1. Additional Insured – Owners, Lessees or Contractors – Scheduled Person or Organization (CG2010 4/13)
2. Additional Insured – Owners, Lessees or Contractors – Completed Operations (CG2037 4/13)
3. Additional Insured – Owners, Lessees or Contractors – Automatic Status When Required in Construction Agreement With You (CG2033 4/13)
4. Additional Insured – Owners, Lessees or Contractors – Automatic Status For Other Parties When Required in Written Construction Agreement (CG2038 4/13)
For additional reading or if you are unsure what a specific additional insured endorsement does see this AmWins Insight.
Small contractors are often trade contractors with less than 10 employees. They often take jobs as subcontractors to larger contractors and specialize in a specific type of project. The first insurance policy a small contractor should look at getting is a Business Owners Policy (otherwise known as the Contractors BOP). This is a low-cost insurance policy with a lot of coverage built in. Frequently it comes with coverage for your hand tools and property in transportation.
Heavy construction companies might have trouble getting on a BOP program due to the liability exposure, but it is always a good idea to ask your agent if you qualify for a BOP program with an admitted carrier in Oklahoma.
In addition to heavy construction, mid-sized and large construction businesses will generally not qualify for a BOP due to their size and the need for customization.
Small businesses also often need workers compensation insurance. If you are a sole-proprietor, you can read here for your options on alternative ways to get workers compensation.
Although there is no definitive size requirement to be a medium-sized contractor, we generally see these contractors having 50 to a couple hundred employees. These contractors are working on pretty major jobs that often require high bonding limits and specific insurance requirements.
These contractors should look for a standard admitted insurance carrier. It is also important to ask upfront if they are able to offer multiple different additional insured and waiver of subrogation forms, due to the number of different jobs that mid-sized contractors take.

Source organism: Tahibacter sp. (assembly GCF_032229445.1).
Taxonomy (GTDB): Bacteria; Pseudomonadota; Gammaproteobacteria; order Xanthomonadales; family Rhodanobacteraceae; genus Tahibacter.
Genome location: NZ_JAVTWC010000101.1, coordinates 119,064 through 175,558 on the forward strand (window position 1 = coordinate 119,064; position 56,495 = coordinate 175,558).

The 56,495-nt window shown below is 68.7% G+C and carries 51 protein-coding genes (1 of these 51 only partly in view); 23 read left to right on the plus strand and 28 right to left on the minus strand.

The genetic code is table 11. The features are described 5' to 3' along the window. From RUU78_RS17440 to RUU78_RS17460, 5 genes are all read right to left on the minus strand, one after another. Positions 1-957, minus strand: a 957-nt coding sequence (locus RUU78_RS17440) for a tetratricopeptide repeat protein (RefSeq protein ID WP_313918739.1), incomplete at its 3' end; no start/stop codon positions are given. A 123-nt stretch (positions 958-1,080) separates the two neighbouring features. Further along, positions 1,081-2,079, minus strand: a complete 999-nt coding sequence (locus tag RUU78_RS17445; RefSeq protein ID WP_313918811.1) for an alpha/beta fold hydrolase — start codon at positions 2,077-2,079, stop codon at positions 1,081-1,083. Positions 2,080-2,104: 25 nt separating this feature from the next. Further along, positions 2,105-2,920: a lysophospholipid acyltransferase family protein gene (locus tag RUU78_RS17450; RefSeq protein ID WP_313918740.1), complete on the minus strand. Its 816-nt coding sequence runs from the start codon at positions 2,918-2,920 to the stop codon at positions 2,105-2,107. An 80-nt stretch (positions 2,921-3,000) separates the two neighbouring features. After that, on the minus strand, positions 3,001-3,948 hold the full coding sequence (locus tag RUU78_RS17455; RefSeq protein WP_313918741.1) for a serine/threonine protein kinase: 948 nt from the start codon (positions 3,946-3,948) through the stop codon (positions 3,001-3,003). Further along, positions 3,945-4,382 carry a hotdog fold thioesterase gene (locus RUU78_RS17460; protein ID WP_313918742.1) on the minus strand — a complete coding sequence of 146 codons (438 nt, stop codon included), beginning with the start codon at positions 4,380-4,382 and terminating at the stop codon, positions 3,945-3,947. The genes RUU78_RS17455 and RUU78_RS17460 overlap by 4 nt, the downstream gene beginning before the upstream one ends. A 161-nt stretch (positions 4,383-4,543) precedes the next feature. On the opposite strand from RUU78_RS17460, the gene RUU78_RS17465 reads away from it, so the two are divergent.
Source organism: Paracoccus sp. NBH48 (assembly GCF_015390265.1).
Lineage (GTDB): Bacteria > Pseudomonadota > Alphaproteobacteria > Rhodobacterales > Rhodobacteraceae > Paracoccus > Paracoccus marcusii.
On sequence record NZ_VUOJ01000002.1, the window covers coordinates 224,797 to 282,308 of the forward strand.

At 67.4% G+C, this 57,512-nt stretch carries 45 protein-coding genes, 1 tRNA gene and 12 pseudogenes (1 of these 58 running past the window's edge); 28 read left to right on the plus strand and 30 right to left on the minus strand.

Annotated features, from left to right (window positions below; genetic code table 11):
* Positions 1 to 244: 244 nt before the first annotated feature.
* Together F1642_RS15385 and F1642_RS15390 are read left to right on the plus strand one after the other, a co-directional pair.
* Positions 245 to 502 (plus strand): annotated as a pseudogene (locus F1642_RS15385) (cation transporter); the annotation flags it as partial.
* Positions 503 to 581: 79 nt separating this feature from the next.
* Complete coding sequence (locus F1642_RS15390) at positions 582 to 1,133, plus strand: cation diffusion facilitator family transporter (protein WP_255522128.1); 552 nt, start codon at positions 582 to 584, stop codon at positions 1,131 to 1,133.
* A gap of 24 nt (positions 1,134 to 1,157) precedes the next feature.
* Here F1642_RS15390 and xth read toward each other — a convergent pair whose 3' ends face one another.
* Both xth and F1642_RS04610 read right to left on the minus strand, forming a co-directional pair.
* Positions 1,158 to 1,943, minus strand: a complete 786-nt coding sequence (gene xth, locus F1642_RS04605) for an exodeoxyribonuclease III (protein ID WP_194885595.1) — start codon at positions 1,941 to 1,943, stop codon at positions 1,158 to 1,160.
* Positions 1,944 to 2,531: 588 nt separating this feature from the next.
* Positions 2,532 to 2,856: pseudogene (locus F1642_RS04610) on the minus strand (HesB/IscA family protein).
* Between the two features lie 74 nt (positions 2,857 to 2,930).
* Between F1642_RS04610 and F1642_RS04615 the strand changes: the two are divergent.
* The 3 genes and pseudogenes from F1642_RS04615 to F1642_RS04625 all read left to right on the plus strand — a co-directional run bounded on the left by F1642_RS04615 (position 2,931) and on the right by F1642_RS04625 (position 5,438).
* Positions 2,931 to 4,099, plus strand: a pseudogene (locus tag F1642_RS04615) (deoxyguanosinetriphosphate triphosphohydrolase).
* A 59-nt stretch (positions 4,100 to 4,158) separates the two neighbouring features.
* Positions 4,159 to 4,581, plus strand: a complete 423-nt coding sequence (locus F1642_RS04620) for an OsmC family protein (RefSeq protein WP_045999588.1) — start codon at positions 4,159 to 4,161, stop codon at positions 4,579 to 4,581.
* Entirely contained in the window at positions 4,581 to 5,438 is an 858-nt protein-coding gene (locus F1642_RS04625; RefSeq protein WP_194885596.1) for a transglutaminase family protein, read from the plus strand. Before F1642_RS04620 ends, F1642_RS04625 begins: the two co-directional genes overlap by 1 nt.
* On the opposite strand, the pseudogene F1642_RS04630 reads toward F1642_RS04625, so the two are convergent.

In addition to the core contractors insurance products, these sized contractors should start looking at additional coverages such as employment practices, cyber, pollution, contractors E&O, and Inland Marine.
Large contractors are the largest contractor class and require the most specialized insurance programs. Owners of large construction firms purchase all the coverage of medium-sized contractors, plus require specific policies such as wrap-ups and OCIP's.
The frequent use of independent contractors presents some problems with a contractors insurance program. Often, even though a 1099 employee is paid as such, they are really an employee. This is determined by the amount of control that you have over that specific person and is an issue that should be brought up with an employment attorney.
The problem is that even if a worker is paid as a 1099 independent contractor it can later be determined that the worker was actually an employee, which means you are responsible for their workers compensation and liability associated with their work.
This is why insurance charges owners of businesses with uninsured independent contractors as if they were employees (sometimes more). Just because you pay an employee as 1099 does not mean they are not legally an employee.
Many construction operations use subcontractors to add additional capacity to their projects and some firms subcontract 100% of the work out. The number one issue that is happening in Oklahoma with subcontractors is the use of the subcontractor exclusion by insurance companies. We have written in another article about how the CG 2294 is hurting local construction companies. Before hiring subcontractors, make sure that you do not have any form of this exclusions.
Once you remove that exclusion and you have coverage for subcontractors, make sure that they have their own insurance policies with the same limits or more that your insurance policy has. This way you will not get charged for them at the time of audit. It is also a good practice so that you are not on the hook for any problems that arise out of their faulty work.
Make sure your subcontractors add you as an additional insured on their policy. The additional insured endorsement means that if you get listed on a lawsuit for an issue that they caused, their insurance will cover your legal bills and the resulting settlement.